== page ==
We need to consider our top ten holdings across our portfolios:

  1. Are my investments too concentrated? We need to focus on risk.
  2. Do I need to be chasing returns?
  3. How long am I invested for and what is a reasonable expectation?

Thinking back to the dark sky of last night, if I can risk a human side, it is good to remember that some of the finer things in life are free and if you ever have some time on a dark night can I recommend that you take a moment to look up and enjoy the majesty of the stars.

(Incidentally if you want to see some shooting stars, the next few nights should give us all a good opportunity – good luck and I hope to talk with you soon)

We wish the best of health to you and your families.

Kind Regards

Benjamin Sear
Managing Director
Martin-Redman Partners

Please get in touch if you would like to dicsuss your pension and investments

If you would like to know more about how we can help you plan and realise your financial goals, please contact us at info@martin-redmanpartners.co.uk or call us on 01223 792 196.

About Martin-Redman Partners  

We are a team of experienced Independent Financial Advisers (IFAs) who can advise on your personal or business financial arrangements. We have been building trusted relationships with clients for many years by articulating clear and tailored recommendations in areas ranging from investments to retirement planning, to complex estate planning advice.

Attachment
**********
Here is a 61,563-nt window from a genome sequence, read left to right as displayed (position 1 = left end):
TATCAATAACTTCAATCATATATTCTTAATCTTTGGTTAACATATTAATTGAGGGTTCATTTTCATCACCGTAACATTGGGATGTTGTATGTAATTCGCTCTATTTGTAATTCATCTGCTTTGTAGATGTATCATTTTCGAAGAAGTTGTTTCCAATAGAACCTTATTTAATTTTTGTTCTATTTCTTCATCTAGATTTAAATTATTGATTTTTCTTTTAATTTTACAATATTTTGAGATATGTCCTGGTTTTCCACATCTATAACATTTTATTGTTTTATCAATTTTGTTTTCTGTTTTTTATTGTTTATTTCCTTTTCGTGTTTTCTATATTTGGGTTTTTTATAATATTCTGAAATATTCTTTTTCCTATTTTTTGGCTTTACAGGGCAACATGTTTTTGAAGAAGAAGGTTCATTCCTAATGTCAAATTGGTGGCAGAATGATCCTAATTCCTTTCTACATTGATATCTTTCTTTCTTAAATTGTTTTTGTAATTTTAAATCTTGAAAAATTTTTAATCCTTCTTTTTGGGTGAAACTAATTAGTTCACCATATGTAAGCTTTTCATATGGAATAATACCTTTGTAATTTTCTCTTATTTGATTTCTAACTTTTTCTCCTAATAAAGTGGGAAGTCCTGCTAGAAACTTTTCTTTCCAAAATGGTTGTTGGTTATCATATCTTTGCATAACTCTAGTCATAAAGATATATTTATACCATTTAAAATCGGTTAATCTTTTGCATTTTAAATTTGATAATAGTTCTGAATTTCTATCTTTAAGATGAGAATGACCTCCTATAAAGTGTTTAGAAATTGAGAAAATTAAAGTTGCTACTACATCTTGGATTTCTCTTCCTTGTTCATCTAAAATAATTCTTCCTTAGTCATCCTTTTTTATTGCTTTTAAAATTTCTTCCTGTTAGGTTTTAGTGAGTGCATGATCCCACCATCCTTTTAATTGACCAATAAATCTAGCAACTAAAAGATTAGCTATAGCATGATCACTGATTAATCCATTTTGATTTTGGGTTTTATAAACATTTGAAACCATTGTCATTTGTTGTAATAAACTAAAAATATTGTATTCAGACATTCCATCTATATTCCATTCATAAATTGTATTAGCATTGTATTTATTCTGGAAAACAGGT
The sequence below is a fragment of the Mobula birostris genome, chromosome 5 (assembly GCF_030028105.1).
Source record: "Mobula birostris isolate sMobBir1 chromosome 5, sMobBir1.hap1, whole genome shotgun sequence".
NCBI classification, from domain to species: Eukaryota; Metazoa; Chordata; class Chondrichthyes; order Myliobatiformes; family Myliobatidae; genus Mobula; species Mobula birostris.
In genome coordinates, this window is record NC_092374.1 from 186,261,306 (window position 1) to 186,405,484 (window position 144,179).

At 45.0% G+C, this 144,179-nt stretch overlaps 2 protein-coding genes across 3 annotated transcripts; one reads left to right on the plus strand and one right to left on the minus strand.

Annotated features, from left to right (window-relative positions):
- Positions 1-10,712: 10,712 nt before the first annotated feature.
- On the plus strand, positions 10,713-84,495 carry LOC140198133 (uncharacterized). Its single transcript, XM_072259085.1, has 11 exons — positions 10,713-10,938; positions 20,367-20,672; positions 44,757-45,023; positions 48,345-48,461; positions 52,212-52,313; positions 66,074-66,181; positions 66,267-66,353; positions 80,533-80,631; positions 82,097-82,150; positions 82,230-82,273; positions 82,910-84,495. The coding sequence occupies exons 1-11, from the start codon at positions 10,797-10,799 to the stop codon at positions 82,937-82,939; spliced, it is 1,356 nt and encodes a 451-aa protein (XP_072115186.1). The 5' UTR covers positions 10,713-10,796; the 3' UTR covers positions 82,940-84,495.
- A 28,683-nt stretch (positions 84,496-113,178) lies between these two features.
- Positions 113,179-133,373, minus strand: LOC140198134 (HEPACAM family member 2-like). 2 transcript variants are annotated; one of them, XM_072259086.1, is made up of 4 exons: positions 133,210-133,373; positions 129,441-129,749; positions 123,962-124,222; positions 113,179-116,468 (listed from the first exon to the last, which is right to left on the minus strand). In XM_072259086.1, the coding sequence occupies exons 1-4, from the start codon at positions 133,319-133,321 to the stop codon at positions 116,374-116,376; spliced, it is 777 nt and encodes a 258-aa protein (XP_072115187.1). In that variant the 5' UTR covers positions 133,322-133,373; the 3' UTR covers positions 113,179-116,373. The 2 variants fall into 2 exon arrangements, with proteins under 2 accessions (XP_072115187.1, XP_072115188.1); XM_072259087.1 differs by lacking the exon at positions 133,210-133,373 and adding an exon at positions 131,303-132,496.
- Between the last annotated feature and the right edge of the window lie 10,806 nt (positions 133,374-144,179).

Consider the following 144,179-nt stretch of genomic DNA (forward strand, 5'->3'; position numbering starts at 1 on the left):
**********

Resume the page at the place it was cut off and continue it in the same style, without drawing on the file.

We offer expert independent financial advice throughout Cambridgeshire, Leicestershire, Suffolk, East Anglia and the South East.  Many of our clients are within, or are in the surrounding areas of Cambridge, Grantham, Stamford, Bury St Edmunds, Frinton on Sea, Ely, Peterborough, Huntingdon, Cambourne, Newmarket, Soham and Oundle.

The information contained is for guidance only and does not constitute financial advice. It is based on our understanding of UK legislation, whether proposed or in force, and market practice at the time of writing. Levels, bases and reliefs from taxation may be subject to change. Accordingly, no responsibility can be assumed by Martin-Redman Partners its officers or employees, for any loss in connection with the content hereof and any such action or inaction.